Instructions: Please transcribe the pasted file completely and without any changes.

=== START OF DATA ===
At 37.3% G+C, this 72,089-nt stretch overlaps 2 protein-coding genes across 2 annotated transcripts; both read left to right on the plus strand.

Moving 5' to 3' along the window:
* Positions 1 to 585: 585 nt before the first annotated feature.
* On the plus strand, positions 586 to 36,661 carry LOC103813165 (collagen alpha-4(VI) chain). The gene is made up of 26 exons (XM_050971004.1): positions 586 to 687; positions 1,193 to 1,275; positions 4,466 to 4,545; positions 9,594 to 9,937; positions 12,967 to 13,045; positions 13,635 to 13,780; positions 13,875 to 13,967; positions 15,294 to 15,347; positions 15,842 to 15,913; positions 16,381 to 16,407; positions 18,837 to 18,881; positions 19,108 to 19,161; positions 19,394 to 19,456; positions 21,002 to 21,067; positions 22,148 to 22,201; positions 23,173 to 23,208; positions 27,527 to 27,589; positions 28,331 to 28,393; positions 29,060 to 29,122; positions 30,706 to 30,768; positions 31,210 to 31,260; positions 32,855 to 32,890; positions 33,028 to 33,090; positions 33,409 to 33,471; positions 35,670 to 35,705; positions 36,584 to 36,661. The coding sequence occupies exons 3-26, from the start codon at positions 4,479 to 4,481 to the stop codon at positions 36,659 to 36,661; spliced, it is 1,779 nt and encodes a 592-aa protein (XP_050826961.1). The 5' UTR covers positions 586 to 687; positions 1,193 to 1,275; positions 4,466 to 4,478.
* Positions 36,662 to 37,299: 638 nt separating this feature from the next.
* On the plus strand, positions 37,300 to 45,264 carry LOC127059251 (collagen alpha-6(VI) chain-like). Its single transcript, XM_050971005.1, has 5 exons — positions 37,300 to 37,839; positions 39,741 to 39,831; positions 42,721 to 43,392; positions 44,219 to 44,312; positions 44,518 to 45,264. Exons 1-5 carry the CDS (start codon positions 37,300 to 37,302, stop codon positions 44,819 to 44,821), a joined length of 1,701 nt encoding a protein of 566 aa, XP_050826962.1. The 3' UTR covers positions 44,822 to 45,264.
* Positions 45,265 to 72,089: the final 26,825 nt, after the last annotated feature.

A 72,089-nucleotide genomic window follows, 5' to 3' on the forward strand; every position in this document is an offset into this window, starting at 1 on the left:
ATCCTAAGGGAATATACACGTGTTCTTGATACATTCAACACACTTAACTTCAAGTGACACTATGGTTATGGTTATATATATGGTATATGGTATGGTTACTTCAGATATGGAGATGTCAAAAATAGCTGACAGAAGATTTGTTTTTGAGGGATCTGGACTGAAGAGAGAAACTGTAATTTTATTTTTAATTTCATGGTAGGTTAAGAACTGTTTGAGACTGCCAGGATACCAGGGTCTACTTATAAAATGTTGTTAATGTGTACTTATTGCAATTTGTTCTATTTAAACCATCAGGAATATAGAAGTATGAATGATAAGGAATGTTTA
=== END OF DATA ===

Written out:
At 37.3% G+C, this 72,089-nt stretch overlaps 2 protein-coding genes across 2 annotated transcripts; both read left to right on the plus strand.

Moving 5' to 3' along the window:
* Positions 1 to 585: 585 nt before the first annotated feature.
* On the plus strand, positions 586 to 36,661 carry LOC103813165 (collagen alpha-4(VI) chain). The gene is made up of 26 exons (XM_050971004.1): positions 586 to 687; positions 1,193 to 1,275; positions 4,466 to 4,545; positions 9,594 to 9,937; positions 12,967 to 13,045; positions 13,635 to 13,780; positions 13,875 to 13,967; positions 15,294 to 15,347; positions 15,842 to 15,913; positions 16,381 to 16,407; positions 18,837 to 18,881; positions 19,108 to 19,161; positions 19,394 to 19,456; positions 21,002 to 21,067; positions 22,148 to 22,201; positions 23,173 to 23,208; positions 27,527 to 27,589; positions 28,331 to 28,393; positions 29,060 to 29,122; positions 30,706 to 30,768; positions 31,210 to 31,260; positions 32,855 to 32,890; positions 33,028 to 33,090; positions 33,409 to 33,471; positions 35,670 to 35,705; positions 36,584 to 36,661. The coding sequence occupies exons 3-26, from the start codon at positions 4,479 to 4,481 to the stop codon at positions 36,659 to 36,661; spliced, it is 1,779 nt and encodes a 592-aa protein (XP_050826961.1). The 5' UTR covers positions 586 to 687; positions 1,193 to 1,275; positions 4,466 to 4,478.
* Positions 36,662 to 37,299: 638 nt separating this feature from the next.
* On the plus strand, positions 37,300 to 45,264 carry LOC127059251 (collagen alpha-6(VI) chain-like). Its single transcript, XM_050971005.1, has 5 exons — positions 37,300 to 37,839; positions 39,741 to 39,831; positions 42,721 to 43,392; positions 44,219 to 44,312; positions 44,518 to 45,264. Exons 1-5 carry the CDS (start codon positions 37,300 to 37,302, stop codon positions 44,819 to 44,821), a joined length of 1,701 nt encoding a protein of 566 aa, XP_050826962.1. The 3' UTR covers positions 44,822 to 45,264.
* Positions 45,265 to 72,089: the final 26,825 nt, after the last annotated feature.

A 72,089-nucleotide genomic window follows, 5' to 3' on the forward strand; every position in this document is an offset into this window, starting at 1 on the left:
ATCCTAAGGGAATATACACGTGTTCTTGATACATTCAACACACTTAACTTCAAGTGACACTATGGTTATGGTTATATATATGGTATATGGTATGGTTACTTCAGATATGGAGATGTCAAAAATAGCTGACAGAAGATTTGTTTTTGAGGGATCTGGACTGAAGAGAGAAACTGTAATTTTATTTTTAATTTCATGGTAGGTTAAGAACTGTTTGAGACTGCCAGGATACCAGGGTCTACTTATAAAATGTTGTTAATGTGTACTTATTGCAATTTGTTCTATTTAAACCATCAGGAATATAGAAGTATGAATGATAAGGAATGTTTA